A selection of exciting wines to seek out...

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The biodynamic block at The Benches Vineyard in Horse Heaven Hills AVA, Columbia Valley, Washington. Credit: Danita Delimont / Alamy Stock Photo

Some of the best biodynamic wines are produced by small-scale, independent growers all over the globe, while other examples incorporate prestigious labels.

Below, you’ll find some great biodynamic wines reviewed by the Decanter team to help you raise a toast to the wider movement for environmental protection on Earth Day 2023 – on Saturday, 22 April.

Taking inspiration from scientist and philosopher Rudolf Steiner, biodynamics is rooted in a holistic vision of vineyard management, respectful of soil and nature and promoting a form of ecological harmony.

It is also associated with lower intervention in the winemaking cellar, to a stronger extent than organic approaches.

As with organics, some wineries choose to pursue certification, while others have long adopted biodynamic principles without making this ‘official’ Certification bodies to look out for on wine bottle labels include Demeter and Biodyvin.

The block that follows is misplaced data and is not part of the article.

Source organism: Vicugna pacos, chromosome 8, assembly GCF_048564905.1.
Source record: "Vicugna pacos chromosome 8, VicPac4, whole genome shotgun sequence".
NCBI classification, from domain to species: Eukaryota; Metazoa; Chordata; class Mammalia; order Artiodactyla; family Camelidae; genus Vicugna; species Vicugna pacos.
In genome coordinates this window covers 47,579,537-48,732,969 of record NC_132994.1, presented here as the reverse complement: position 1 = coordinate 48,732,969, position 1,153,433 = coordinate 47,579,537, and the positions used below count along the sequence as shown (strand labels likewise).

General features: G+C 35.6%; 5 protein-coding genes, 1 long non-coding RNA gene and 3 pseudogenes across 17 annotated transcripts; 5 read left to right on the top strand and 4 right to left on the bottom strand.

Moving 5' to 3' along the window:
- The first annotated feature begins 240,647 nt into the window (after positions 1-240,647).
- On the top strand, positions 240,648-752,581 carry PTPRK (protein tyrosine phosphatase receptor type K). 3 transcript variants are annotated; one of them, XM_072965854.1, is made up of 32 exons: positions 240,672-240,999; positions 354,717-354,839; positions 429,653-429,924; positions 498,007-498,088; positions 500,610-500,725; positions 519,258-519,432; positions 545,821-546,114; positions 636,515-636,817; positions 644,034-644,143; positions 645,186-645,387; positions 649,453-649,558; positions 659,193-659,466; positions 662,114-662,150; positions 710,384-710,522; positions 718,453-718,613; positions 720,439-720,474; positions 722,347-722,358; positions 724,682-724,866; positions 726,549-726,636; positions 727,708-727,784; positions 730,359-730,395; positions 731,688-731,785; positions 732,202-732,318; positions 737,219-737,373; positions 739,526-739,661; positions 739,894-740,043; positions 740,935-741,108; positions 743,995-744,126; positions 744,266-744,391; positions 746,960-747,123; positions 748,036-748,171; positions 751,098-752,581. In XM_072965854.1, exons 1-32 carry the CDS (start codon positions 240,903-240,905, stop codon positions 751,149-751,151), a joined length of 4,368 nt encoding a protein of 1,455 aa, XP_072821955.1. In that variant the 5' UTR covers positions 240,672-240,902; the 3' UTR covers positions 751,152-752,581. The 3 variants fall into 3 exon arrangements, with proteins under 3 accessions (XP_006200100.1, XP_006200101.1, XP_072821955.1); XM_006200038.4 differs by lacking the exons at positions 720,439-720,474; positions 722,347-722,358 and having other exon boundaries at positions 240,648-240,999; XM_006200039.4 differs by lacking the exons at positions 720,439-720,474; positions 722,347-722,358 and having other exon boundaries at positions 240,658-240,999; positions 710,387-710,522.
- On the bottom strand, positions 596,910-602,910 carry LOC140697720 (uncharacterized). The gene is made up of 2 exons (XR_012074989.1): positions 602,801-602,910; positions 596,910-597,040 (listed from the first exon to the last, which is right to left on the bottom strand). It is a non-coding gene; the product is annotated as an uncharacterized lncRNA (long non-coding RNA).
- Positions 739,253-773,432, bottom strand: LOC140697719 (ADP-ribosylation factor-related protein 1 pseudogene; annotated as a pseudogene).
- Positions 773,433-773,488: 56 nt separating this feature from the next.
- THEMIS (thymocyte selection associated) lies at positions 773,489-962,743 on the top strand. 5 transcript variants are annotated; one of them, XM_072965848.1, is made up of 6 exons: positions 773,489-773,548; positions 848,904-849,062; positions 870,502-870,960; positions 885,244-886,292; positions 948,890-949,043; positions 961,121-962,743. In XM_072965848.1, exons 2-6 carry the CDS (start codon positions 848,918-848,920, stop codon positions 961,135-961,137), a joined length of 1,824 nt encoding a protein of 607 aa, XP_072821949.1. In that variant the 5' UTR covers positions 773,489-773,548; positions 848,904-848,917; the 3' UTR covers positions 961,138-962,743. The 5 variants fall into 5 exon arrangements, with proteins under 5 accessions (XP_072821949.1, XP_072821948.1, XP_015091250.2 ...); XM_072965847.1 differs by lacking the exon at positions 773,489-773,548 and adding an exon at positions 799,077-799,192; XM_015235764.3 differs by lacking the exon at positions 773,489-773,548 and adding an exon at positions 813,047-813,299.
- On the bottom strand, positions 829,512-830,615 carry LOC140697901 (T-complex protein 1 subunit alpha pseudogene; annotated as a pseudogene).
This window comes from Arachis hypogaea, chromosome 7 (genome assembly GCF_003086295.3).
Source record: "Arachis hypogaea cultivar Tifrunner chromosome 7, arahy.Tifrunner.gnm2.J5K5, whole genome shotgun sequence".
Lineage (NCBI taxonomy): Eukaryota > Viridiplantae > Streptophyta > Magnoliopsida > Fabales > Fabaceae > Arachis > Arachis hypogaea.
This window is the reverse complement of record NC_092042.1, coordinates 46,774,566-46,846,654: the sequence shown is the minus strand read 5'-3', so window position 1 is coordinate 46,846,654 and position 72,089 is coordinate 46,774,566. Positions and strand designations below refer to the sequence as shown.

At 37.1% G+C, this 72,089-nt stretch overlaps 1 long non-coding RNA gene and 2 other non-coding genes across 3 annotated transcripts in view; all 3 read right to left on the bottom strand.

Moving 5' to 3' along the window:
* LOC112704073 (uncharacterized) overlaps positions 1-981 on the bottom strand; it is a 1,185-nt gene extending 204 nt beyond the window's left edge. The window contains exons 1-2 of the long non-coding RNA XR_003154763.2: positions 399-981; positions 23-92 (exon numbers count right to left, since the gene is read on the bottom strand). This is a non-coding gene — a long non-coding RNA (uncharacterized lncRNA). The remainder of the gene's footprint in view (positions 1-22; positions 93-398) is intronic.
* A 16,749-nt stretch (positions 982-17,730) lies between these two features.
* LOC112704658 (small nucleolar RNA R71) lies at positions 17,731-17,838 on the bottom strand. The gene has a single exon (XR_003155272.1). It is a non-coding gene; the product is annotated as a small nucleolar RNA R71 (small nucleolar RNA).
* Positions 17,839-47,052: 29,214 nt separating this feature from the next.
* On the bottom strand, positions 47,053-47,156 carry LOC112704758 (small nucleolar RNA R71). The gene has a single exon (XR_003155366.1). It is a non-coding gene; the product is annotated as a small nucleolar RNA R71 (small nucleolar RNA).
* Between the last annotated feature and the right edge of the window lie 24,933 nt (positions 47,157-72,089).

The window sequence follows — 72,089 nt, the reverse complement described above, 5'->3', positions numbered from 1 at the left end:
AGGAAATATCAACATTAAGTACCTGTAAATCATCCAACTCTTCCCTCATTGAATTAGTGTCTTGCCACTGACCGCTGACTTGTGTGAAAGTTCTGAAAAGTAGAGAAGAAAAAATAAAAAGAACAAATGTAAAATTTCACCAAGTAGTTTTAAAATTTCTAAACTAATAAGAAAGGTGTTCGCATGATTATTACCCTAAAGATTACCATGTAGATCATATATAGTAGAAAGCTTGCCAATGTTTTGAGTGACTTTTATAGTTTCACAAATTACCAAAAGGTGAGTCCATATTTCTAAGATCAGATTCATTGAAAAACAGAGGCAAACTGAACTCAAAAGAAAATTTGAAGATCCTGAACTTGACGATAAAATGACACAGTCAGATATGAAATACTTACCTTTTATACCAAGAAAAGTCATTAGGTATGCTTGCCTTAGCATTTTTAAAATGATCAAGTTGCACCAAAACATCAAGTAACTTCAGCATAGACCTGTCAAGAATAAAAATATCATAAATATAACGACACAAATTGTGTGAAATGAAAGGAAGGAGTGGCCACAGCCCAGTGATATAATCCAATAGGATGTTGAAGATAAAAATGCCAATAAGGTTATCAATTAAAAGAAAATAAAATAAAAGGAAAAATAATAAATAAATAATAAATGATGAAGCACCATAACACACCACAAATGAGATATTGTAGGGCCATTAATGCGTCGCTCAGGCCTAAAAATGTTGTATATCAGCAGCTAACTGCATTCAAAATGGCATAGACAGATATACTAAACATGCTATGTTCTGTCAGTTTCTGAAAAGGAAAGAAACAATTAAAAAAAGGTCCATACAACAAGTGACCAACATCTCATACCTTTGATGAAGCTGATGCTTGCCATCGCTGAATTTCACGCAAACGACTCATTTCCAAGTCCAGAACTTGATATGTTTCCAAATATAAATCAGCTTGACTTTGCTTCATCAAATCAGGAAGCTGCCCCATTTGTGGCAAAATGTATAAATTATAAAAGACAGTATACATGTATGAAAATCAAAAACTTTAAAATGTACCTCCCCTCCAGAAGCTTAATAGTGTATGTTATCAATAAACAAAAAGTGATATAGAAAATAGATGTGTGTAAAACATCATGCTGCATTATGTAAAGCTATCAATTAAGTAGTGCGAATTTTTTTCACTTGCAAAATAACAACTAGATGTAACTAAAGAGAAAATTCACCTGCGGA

As Decanter’s Amy Wislocki wrote in her article of biodynamics in winemaking, ‘both Biodyvin and Demeter have rules on growing and vinification that can be stricter than organic alone – for example, less use of copper sulphate per hectare, and the use of natural yeasts for fermentation’.

Châteaux Palmer, Pontet-Canet and Climens in Bordeaux are leading proponents of biodynamic wines, but others in the region have been embracing the methods, as Simon Woolf highlighted in this recent article.

Jean-Baptiste Lécaillon, the highly regarded chef de cave and executive vice-president at Louis Roederer, owner of Cristal, has credited biodynamics with enhancing a ‘fight for freshness’ in Champagne vintages, in particular.

He has previously spoken of how biodynamic approaches encourage greater attention to detail in the vineyard and critical thinking.